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Renewed major hopes for Colin Montgomerie

Colin Montgomerie started the year wondering if he would get a chance to play any of the major championships in America. Now he has reason to believe he can win one.

All Monty has to do is look back one month ago to St. Andrews, where he outplayed Tiger Woods in the third round of the British Open and gave him a brief scare on the last day before finishing second. He wound up five shots behind, but it was his best showing in a Grand Slam event in eight years.

``It would have been a nice little feather,'' Montgomerie said Wednesday. ``It would have been a big, bloody feather, I can assure you. I got quite close ... And it was good to show that I have not completely gone away, and I'm still around. It was quite good to have that feeling again.''

The next chance starts Thursday at the PGA Championship.

Long before Phil Mickelson was saddled with the burden as ``best to never win a major,'' it belonged to Montgomerie. He set a record in Europe with seven consecutive money titles, and had four close calls in the majors over a five-year stretch, including a playoff loss at the PGA Championship in 1995.

But he has been a forgotten figure of late, falling to No. 82 in the world ranking. And he began to wonder if at age 42, his time had already run out.

``Yes, you think that,'' he said. ``It's nice to know that it's possible to come back from that.''

It hasn't been easy, not only with his game, but outside distractions.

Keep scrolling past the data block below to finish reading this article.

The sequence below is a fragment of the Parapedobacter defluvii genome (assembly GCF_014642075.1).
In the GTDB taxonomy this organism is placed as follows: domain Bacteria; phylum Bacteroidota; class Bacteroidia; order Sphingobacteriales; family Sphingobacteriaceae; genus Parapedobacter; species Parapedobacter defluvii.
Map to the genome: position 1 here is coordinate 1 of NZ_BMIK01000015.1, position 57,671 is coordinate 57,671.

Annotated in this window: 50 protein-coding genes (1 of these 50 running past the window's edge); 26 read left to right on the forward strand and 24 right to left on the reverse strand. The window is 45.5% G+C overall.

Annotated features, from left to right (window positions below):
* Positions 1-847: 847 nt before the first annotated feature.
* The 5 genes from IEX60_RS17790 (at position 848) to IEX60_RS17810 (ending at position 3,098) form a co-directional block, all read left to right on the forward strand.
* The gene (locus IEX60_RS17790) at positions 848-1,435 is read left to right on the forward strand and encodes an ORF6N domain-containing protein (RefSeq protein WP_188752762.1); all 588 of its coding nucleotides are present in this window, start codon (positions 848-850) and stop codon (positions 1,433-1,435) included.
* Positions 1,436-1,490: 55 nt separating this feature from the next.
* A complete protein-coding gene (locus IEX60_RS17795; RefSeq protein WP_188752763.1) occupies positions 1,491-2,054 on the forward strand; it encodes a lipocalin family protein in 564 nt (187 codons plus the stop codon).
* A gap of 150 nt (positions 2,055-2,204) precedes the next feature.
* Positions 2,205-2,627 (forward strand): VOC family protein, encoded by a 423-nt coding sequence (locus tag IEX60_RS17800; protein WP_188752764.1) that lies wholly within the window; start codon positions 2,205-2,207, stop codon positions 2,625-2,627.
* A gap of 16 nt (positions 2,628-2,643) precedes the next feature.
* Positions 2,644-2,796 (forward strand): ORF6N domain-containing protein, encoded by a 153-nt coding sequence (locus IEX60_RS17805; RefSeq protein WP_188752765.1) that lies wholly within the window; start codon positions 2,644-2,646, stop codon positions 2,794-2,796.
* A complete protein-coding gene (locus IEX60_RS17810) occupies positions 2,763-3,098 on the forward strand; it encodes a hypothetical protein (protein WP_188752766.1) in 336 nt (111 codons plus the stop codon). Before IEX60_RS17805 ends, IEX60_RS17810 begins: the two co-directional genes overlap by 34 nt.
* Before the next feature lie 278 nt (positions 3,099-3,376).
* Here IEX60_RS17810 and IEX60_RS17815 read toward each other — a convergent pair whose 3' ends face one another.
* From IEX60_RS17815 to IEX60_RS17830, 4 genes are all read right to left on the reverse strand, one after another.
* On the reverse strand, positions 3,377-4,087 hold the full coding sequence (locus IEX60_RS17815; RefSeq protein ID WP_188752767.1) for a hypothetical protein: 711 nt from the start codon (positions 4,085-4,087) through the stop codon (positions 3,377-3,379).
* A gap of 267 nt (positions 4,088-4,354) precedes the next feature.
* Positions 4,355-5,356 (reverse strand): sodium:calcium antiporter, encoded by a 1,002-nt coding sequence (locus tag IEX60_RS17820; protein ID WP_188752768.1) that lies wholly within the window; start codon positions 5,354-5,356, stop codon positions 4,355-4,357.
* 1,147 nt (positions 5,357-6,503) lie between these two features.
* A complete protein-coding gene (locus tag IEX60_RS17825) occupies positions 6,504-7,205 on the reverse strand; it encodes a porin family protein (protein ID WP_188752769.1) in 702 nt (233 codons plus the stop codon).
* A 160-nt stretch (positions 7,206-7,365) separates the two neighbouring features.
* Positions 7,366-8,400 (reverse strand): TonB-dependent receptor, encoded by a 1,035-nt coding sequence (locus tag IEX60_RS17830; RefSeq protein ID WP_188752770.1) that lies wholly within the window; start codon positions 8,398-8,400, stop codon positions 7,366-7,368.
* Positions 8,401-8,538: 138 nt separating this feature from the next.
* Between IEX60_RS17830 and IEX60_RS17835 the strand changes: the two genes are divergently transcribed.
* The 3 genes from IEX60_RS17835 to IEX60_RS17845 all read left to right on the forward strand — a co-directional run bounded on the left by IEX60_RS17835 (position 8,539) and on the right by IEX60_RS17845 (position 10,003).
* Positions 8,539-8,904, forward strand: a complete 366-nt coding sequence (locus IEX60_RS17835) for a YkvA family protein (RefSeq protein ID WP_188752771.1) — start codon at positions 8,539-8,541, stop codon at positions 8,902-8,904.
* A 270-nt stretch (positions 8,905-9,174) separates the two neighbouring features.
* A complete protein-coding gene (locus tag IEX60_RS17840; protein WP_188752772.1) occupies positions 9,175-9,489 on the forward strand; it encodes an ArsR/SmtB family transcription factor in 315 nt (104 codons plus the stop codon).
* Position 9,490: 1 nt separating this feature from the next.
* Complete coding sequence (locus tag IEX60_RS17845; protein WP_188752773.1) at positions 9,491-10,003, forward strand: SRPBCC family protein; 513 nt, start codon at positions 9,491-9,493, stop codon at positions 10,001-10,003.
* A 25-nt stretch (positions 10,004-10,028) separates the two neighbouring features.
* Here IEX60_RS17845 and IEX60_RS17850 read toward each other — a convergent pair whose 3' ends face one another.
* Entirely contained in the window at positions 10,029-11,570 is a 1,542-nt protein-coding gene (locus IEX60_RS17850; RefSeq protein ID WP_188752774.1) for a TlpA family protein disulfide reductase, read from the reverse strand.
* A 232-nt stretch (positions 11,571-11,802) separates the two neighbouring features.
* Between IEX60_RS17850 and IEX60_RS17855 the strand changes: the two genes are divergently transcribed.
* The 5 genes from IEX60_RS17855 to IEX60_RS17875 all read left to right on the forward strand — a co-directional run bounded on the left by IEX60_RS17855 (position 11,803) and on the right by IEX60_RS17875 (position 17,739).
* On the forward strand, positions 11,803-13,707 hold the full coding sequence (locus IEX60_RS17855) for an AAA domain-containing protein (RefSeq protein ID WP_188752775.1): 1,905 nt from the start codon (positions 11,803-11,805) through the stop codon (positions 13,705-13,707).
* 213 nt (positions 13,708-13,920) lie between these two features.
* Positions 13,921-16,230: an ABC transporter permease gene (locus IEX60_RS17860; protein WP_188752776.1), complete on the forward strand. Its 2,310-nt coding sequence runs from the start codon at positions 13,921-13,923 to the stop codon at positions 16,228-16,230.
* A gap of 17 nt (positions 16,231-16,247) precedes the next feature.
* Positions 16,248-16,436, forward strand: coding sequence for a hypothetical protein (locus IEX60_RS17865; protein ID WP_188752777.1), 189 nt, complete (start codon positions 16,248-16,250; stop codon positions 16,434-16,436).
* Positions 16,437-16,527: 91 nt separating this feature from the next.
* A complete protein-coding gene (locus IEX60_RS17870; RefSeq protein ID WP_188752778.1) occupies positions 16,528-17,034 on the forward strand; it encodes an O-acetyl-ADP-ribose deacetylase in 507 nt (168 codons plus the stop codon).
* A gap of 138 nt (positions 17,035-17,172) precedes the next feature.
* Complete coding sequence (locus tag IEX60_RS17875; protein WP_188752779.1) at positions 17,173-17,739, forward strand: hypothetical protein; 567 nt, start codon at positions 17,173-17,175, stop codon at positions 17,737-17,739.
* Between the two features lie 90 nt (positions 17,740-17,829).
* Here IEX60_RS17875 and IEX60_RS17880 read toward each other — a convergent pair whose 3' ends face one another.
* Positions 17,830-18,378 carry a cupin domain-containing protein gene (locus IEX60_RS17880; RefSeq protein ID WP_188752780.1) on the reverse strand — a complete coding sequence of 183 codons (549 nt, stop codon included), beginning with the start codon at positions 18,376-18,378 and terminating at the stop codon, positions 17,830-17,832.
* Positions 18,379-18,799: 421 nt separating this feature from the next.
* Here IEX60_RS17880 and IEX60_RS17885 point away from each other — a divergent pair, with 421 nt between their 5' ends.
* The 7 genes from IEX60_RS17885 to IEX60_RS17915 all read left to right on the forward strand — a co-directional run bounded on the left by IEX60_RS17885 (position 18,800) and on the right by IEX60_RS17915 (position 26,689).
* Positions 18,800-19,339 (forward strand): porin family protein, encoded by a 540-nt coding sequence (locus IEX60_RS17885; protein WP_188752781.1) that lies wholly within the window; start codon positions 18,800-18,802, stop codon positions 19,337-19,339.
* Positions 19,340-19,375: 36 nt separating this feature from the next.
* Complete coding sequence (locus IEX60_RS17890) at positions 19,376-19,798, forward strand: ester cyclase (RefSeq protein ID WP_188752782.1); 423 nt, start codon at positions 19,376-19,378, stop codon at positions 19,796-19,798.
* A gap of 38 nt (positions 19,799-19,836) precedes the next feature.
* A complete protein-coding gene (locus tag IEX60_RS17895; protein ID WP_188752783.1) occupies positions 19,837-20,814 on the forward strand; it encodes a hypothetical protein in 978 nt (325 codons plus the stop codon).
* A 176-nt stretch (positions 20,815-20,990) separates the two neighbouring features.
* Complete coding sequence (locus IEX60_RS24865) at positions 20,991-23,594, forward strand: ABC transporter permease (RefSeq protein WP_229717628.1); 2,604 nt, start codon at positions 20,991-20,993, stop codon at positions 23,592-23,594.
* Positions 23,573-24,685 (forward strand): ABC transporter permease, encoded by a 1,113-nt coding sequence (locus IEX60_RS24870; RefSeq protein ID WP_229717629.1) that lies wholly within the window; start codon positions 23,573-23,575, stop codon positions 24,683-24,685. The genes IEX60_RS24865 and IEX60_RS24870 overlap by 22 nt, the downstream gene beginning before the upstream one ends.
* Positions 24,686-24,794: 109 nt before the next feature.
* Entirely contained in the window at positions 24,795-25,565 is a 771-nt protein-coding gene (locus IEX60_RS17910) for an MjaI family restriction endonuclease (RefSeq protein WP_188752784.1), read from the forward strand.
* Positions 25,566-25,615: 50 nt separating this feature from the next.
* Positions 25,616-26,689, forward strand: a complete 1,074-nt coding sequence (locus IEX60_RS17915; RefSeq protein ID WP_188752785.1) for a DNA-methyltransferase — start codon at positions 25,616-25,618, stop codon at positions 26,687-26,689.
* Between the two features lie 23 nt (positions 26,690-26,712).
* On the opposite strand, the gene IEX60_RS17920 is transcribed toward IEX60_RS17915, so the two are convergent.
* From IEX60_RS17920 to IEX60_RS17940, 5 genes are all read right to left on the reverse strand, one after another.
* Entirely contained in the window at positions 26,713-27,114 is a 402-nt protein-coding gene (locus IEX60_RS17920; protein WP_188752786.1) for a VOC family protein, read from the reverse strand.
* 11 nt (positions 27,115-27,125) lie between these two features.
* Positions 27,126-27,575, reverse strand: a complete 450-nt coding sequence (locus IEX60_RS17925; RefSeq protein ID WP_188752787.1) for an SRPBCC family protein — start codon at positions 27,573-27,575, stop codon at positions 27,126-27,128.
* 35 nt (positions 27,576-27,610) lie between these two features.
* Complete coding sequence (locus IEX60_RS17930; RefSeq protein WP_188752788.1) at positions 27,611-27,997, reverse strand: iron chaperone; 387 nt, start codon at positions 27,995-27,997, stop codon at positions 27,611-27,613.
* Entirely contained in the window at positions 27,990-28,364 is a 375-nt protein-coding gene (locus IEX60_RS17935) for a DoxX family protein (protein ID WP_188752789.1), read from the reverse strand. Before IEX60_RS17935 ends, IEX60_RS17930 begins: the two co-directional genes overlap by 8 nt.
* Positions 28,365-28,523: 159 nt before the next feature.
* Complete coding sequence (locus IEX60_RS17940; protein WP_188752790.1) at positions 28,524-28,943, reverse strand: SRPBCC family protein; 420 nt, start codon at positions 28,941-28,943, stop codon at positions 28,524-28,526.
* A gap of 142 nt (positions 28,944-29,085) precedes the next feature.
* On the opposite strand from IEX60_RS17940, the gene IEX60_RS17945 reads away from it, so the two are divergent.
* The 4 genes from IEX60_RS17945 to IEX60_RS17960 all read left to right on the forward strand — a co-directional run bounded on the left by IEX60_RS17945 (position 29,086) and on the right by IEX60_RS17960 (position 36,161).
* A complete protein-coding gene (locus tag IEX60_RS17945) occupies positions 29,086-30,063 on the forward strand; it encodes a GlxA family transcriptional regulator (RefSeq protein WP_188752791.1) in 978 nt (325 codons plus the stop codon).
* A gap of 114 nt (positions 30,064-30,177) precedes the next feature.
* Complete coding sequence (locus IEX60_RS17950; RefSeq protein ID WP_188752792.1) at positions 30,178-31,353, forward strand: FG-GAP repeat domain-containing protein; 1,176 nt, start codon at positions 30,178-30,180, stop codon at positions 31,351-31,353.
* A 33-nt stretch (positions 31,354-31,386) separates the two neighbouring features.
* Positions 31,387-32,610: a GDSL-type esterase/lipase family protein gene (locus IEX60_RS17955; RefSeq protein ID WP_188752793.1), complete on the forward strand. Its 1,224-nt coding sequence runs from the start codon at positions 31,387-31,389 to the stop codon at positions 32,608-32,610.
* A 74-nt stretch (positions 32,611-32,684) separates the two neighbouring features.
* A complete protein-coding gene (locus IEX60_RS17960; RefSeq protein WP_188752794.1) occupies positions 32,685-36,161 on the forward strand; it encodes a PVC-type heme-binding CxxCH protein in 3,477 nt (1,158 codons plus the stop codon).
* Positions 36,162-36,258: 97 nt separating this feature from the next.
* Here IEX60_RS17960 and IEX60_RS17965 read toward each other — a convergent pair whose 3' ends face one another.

First came a divorce that gave the British tabloids a summer of fodder last year. Then came the Indonesian Open in late March, where Montgomerie failed to mark his ball in the rough during a rain delay, then replaced it the next morning in a more favorable position.

Having seen tape months later, Montgomerie said he didn't do it on purpose but still felt compelled to donate his fourth-place earnings to a tsunami relief fund. European tour players grumbled about the incident most of the summer, but Montgomerie turned the attention back to his golf at the British Open.

He had an eagle putt on the ninth hole of the final round that would have tied for the lead, had to settle for birdie, and Woods was able to slowly build his lead and coast to victory.

Montgomerie is now up to No. 24 in the world ranking, making him eligible for the World Golf Championships and likely all four majors next year. His confidence is soaring, even on a meaty course like Baltusrol.

At nearly 7,400 yards, he will be hitting longer irons than the power players into par 4s. But his driving is among the most accurate in golf, and Monty likes his chances from the short grass.

The only thing holding him back is a hand injury that caused him to withdraw at Gleneagles last week in Scotland. He played 18 holes Tuesday and reported his hand to be OK, although he purposely did not hit any shots out of the rough. He took Wednesday off, working on his putting.

Majors are still a tall order. All but one of his close calls -- the U.S. Open in 1992 and 1994, and the '95 PGA Championship -- occurred before Woods showed up.

``Majors have become a lot tougher since he emerged in 1997,'' Montgomerie said. ``Earlier on, I was competing against Ernie (Els) and Phil Mickelson and Greg Norman, that sort of player. Now there's one name that springs to mind very, very much, and it's one Mr. Woods.

``It will be interesting to see how he gets on here,'' he said. ``He's still got to hit the fairways, he's still got to do the job at hand, and he knows that more than anyone. I know if I put four rounds together ... you have a great opportunity of winning. I'm capable of doing that.''


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